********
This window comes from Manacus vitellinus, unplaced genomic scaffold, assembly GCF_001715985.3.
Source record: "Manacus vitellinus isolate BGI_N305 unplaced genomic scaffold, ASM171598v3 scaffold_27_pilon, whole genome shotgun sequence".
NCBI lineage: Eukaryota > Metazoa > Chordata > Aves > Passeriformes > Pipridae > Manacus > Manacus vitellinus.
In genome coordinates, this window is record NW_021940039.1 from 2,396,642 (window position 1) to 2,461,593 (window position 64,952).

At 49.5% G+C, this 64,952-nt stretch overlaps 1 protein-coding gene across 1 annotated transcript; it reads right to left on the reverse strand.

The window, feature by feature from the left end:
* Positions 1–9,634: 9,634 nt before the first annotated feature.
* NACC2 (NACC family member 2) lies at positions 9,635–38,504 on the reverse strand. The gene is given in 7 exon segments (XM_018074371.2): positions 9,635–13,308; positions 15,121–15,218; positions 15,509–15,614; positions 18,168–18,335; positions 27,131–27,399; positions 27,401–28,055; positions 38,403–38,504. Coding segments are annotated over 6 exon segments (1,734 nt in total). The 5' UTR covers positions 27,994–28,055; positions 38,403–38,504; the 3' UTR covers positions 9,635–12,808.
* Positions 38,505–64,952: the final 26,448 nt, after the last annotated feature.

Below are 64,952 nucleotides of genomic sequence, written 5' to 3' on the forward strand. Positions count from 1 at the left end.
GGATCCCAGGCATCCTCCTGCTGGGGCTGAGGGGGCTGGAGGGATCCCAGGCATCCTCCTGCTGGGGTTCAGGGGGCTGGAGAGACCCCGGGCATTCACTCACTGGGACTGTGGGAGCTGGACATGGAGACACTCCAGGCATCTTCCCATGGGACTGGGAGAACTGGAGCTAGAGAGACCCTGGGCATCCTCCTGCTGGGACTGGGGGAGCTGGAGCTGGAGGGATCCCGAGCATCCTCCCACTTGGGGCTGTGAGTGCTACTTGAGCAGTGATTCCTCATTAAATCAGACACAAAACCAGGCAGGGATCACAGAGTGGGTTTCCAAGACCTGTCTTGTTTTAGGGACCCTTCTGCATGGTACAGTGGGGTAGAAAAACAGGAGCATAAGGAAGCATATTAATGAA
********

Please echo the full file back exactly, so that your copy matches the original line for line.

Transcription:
This window comes from Manacus vitellinus, unplaced genomic scaffold, assembly GCF_001715985.3.
Source record: "Manacus vitellinus isolate BGI_N305 unplaced genomic scaffold, ASM171598v3 scaffold_27_pilon, whole genome shotgun sequence".
NCBI lineage: Eukaryota > Metazoa > Chordata > Aves > Passeriformes > Pipridae > Manacus > Manacus vitellinus.
In genome coordinates, this window is record NW_021940039.1 from 2,396,642 (window position 1) to 2,461,593 (window position 64,952).

At 49.5% G+C, this 64,952-nt stretch overlaps 1 protein-coding gene across 1 annotated transcript; it reads right to left on the reverse strand.

The window, feature by feature from the left end:
* Positions 1–9,634: 9,634 nt before the first annotated feature.
* NACC2 (NACC family member 2) lies at positions 9,635–38,504 on the reverse strand. The gene is given in 7 exon segments (XM_018074371.2): positions 9,635–13,308; positions 15,121–15,218; positions 15,509–15,614; positions 18,168–18,335; positions 27,131–27,399; positions 27,401–28,055; positions 38,403–38,504. Coding segments are annotated over 6 exon segments (1,734 nt in total). The 5' UTR covers positions 27,994–28,055; positions 38,403–38,504; the 3' UTR covers positions 9,635–12,808.
* Positions 38,505–64,952: the final 26,448 nt, after the last annotated feature.

Below are 64,952 nucleotides of genomic sequence, written 5' to 3' on the forward strand. Positions count from 1 at the left end.
GGATCCCAGGCATCCTCCTGCTGGGGCTGAGGGGGCTGGAGGGATCCCAGGCATCCTCCTGCTGGGGTTCAGGGGGCTGGAGAGACCCCGGGCATTCACTCACTGGGACTGTGGGAGCTGGACATGGAGACACTCCAGGCATCTTCCCATGGGACTGGGAGAACTGGAGCTAGAGAGACCCTGGGCATCCTCCTGCTGGGACTGGGGGAGCTGGAGCTGGAGGGATCCCGAGCATCCTCCCACTTGGGGCTGTGAGTGCTACTTGAGCAGTGATTCCTCATTAAATCAGACACAAAACCAGGCAGGGATCACAGAGTGGGTTTCCAAGACCTGTCTTGTTTTAGGGACCCTTCTGCATGGTACAGTGGGGTAGAAAAACAGGAGCATAAGGAAGCATATTAATGAA